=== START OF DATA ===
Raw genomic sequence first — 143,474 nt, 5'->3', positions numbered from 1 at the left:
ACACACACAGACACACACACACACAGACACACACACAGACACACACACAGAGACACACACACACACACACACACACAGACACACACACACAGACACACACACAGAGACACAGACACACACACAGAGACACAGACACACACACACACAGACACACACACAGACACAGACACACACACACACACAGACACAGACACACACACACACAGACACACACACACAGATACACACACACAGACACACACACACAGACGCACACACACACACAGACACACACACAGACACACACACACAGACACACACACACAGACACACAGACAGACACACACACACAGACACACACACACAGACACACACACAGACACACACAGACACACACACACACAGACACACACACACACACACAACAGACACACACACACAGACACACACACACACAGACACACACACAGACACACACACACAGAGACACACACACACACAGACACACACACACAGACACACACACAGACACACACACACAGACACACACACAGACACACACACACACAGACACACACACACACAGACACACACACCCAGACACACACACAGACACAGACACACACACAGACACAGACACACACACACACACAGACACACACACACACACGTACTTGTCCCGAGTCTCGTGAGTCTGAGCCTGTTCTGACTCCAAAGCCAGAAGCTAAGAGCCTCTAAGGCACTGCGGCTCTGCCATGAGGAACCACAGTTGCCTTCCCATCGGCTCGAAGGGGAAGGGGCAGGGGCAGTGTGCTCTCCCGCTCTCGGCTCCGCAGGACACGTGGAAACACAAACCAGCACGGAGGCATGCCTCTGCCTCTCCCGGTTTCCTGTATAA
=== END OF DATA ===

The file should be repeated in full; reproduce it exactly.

Raw genomic sequence first — 143,474 nt, 5'->3', positions numbered from 1 at the left:
ACACACACAGACACACACACACACAGACACACACACAGACACACACACAGAGACACACACACACACACACACACACAGACACACACACACAGACACACACACAGAGACACAGACACACACACAGAGACACAGACACACACACACACAGACACACACACAGACACAGACACACACACACACACAGACACAGACACACACACACACAGACACACACACACAGATACACACACACAGACACACACACACAGACGCACACACACACACAGACACACACACAGACACACACACACAGACACACACACACAGACACACAGACAGACACACACACACAGACACACACACACAGACACACACACAGACACACACAGACACACACACACACAGACACACACACACACACACAACAGACACACACACACAGACACACACACACACAGACACACACACAGACACACACACACAGAGACACACACACACACAGACACACACACACAGACACACACACAGACACACACACACAGACACACACACAGACACACACACACACAGACACACACACACACAGACACACACACCCAGACACACACACAGACACAGACACACACACAGACACAGACACACACACACACACAGACACACACACACACACGTACTTGTCCCGAGTCTCGTGAGTCTGAGCCTGTTCTGACTCCAAAGCCAGAAGCTAAGAGCCTCTAAGGCACTGCGGCTCTGCCATGAGGAACCACAGTTGCCTTCCCATCGGCTCGAAGGGGAAGGGGCAGGGGCAGTGTGCTCTCCCGCTCTCGGCTCCGCAGGACACGTGGAAACACAAACCAGCACGGAGGCATGCCTCTGCCTCTCCCGGTTTCCTGTATAA